To the best of our knowledge, this is the first clinical study demonstrating abnormally low serum ferritin levels in children with ADHD in Arabian Gulf Countries. Serum ferritin levels were very low in children with ADHD compared to controls, this is consistent with the previous reported studies.[9‑15] These levels in our study were extremely low in one‑third cases indicating low iron stores. In contrast, serum ferritin levels in control children were within published normal ranges. Furthermore, in many developed and developing countries, the majority of children who have ADHD are undiagnosed and there is limited recognition of child mental health problems in primary care.[1‑3,5,6] Teachers and parents may be well placed to identify unrecognized children and to facilitate their referral to medical health care services hence the use of assessments by them become very important and relevant. The association between iron deficiency, ferritin deficiency and ADHD in young children have been previously reported in the literature but, the potential associated risk factors never been discussed.[9‑24] Therefore, the current study conducted and explored an association between important circulating levels of iron deficiency, ferritin and vitamin D deficiency and their impact on ADHD and study outcome supported strong correlations among those variables.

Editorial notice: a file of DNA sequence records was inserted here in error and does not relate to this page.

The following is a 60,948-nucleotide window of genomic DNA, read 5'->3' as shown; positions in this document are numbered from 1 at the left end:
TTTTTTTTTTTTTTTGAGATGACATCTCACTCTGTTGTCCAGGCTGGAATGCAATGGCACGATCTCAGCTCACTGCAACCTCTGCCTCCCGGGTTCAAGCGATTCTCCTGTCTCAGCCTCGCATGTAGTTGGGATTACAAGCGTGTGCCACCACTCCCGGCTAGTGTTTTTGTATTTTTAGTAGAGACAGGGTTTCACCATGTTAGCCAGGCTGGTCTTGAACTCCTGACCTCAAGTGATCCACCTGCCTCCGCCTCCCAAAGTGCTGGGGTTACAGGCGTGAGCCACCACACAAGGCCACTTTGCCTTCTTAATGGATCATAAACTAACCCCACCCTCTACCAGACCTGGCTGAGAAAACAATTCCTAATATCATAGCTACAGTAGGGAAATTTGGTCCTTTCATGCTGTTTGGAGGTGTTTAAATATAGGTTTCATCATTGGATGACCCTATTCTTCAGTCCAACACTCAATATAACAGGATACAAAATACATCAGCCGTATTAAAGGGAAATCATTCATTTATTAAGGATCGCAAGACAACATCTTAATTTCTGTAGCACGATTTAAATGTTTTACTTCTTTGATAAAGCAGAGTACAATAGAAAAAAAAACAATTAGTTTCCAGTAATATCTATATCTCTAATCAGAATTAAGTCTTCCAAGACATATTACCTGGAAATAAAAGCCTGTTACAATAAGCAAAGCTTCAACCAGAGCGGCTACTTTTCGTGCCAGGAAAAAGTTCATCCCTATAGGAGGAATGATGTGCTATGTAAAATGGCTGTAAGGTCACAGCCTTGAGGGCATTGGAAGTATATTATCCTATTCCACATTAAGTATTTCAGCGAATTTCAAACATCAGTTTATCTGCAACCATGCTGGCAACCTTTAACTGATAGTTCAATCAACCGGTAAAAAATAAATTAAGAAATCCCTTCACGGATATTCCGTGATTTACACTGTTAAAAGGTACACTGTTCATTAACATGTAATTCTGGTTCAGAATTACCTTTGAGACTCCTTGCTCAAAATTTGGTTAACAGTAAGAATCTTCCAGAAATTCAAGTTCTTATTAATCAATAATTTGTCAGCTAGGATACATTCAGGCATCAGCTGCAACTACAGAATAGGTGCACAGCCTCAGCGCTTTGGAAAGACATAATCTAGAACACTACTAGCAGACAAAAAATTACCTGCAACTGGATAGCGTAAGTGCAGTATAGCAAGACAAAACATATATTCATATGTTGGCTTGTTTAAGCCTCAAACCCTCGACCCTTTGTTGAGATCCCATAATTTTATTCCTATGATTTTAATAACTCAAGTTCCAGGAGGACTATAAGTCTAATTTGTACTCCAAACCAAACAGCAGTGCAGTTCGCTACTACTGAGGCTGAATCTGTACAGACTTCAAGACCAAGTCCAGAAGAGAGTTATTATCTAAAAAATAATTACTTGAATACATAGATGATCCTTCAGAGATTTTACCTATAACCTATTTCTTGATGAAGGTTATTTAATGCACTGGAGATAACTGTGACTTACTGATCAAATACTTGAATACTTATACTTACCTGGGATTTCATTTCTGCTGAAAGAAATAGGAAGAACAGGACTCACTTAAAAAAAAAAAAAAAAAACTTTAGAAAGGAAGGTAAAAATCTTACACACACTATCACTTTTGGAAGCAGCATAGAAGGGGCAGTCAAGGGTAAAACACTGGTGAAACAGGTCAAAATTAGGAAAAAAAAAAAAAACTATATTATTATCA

As Konofal et al., had reported that iron deficiency has been previously considered a potent cause of poor cognitive impairment, learning disabilities, and psychomotor instability it is worth considering that iron deficiency (low serum ferritin level) could lead to ADHD symptoms in relationship with central dopaminergic dysfunction. Furthermore, iron supplementation [8‑16,29] and vitamin D [21‑24] may form a first‑line treatment for children with ADHD and iron deficiency. Furthermore, Konofol et al., have shown that the mean serum ferritin levels, were lower in children with ADHD [mean (SD), 23 (13) ng/ml] than in the controls [mean (SD), 44 (22) ng/ml; P < 0.01], while serum iron, hemoglobin, and hematocrit levels were within normal ranges in both children with ADHD and controls and did not differ between groups and serum ferritin levels were inversely correlated with the severity of ADHD. They suggest that low iron stores may explain as much as 30% of ADHD severity. This correlation suggests that the iron deficient children are mainly inattentive and distractible and suffer from learning disabilities, a finding consistent with the role of iron deficiency in cognitive deficits and mental retardation. Another aspect worth bearing in mind and further exploration is that the iron deficiency can be easily corrected. A causal relationship between iron deficiency and poor cognitive development and/or behavioral problems has been well‑established over the past 3 decades.[29‑33] Finally, there was a trend toward a correlation between the hyperactivity sub‑scores and serum ferritin levels, the children with more severe iron deficiencies suffering from increased motor restlessness. Previous studies have revealed that iron was associated with ADHD which affect the social‑emotional development and functioning of children. In our study, an increased risk of ADHD was noted among those with IDA, which was compatible with a recent meta‑analysis result.